Manuela Huso is a Research Statistician with the USGS Forest and Rangeland Ecosystem Science Center in Corvallis, OR with a courtesy faculty appointment in the Department of Statistics at Oregon State University (OSU). Before coming to the USGS 6 years ago, she spent more than 20 years as a consulting statistician at OSU. Since 2004, she has been involved in design and analysis of post-construction fatality monitoring studies as well as deterrent and curtailment studies at several wind-power generation facilities. Her current ecological research looks at predicting fatality from weather variables; investigating the hypothesis that some bat species might be attracted to wind turbines; and testing the potential for reducing bat fatality through deterrent or other adaptive management techniques. On the statistical side, she and colleagues are exploring approaches to increase the efficiency of monitoring, particularly by searching only roads and pads, in order to reduce the financial burden imposed on industry without sacrificing accuracy and precision of the estimated fatality. Her recent statistical work has focused on developing unbiased estimators of turbine-caused fatality, both for understanding general patterns of fatality in large groups, e.g. raptors, passerines or bats, and also for the problematic case of rare or endangered species.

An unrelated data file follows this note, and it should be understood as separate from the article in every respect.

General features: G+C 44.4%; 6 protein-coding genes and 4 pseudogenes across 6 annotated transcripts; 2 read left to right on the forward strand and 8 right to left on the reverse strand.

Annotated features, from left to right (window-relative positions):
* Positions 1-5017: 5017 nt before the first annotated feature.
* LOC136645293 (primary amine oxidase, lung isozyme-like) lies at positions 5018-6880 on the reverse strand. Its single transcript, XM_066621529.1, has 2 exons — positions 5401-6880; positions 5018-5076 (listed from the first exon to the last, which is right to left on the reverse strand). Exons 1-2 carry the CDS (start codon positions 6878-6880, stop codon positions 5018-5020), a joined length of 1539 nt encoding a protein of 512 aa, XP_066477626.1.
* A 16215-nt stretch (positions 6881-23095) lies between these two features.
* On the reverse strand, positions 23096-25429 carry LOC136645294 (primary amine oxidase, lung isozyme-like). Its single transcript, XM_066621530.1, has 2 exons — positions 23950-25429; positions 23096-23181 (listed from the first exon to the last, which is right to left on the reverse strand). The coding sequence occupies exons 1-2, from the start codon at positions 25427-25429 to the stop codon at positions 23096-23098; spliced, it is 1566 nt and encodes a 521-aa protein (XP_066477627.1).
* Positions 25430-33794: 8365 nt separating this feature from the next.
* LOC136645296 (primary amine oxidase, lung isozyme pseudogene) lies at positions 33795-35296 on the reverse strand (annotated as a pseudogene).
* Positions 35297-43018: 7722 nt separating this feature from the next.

Wind Wildlife Fatality: How we know what we know and how we might mislead ourselves
The main purpose of CWW is to exchange information regarding the impacts of wind power development on wildlife. One concern, among many, is direct fatality caused by collision with rotating blades. Estimating fatality from observed carcasses has been an active topic of research for several years and much has been done to advance the accuracy of the estimates. Nonetheless, this is only a part of the story. Meaningful interpretation of the data and resulting estimates is needed to guide management and societal decisions regarding this form of energy production. I will briefly outline the processes typically used to collect fatality data, then give examples of where misguided interpretation of limited data can lead to inference that is not justified and decisions that might have unintended consequences. I will follow the doom and gloom with a discussion of where we can go from here to improve both data collection and sharing and ultimately, inference regarding fatality impacts from wind.